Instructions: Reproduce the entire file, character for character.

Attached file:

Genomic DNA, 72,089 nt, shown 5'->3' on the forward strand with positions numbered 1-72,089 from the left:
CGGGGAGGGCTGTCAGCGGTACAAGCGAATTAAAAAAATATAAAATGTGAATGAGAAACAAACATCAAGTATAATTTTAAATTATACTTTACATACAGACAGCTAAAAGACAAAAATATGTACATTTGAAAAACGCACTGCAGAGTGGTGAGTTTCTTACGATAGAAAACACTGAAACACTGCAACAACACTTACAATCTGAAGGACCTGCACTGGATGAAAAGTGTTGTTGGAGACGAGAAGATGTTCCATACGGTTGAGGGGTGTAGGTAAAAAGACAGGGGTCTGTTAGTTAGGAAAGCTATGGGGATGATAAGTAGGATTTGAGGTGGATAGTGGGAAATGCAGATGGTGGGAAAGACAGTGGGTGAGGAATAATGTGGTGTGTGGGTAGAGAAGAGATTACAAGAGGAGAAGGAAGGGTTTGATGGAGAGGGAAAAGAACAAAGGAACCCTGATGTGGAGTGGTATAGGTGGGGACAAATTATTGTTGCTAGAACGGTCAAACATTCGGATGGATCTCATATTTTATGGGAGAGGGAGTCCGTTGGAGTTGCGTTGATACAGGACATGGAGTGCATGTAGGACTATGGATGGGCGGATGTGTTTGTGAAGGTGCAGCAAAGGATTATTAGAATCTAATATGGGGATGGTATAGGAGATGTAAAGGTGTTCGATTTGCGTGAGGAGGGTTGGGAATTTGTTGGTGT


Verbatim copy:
Genomic DNA, 72,089 nt, shown 5'->3' on the forward strand with positions numbered 1-72,089 from the left:
CGGGGAGGGCTGTCAGCGGTACAAGCGAATTAAAAAAATATAAAATGTGAATGAGAAACAAACATCAAGTATAATTTTAAATTATACTTTACATACAGACAGCTAAAAGACAAAAATATGTACATTTGAAAAACGCACTGCAGAGTGGTGAGTTTCTTACGATAGAAAACACTGAAACACTGCAACAACACTTACAATCTGAAGGACCTGCACTGGATGAAAAGTGTTGTTGGAGACGAGAAGATGTTCCATACGGTTGAGGGGTGTAGGTAAAAAGACAGGGGTCTGTTAGTTAGGAAAGCTATGGGGATGATAAGTAGGATTTGAGGTGGATAGTGGGAAATGCAGATGGTGGGAAAGACAGTGGGTGAGGAATAATGTGGTGTGTGGGTAGAGAAGAGATTACAAGAGGAGAAGGAAGGGTTTGATGGAGAGGGAAAAGAACAAAGGAACCCTGATGTGGAGTGGTATAGGTGGGGACAAATTATTGTTGCTAGAACGGTCAAACATTCGGATGGATCTCATATTTTATGGGAGAGGGAGTCCGTTGGAGTTGCGTTGATACAGGACATGGAGTGCATGTAGGACTATGGATGGGCGGATGTGTTTGTGAAGGTGCAGCAAAGGATTATTAGAATCTAATATGGGGATGGTATAGGAGATGTAAAGGTGTTCGATTTGCGTGAGGAGGGTTGGGAATTTGTTGGTGT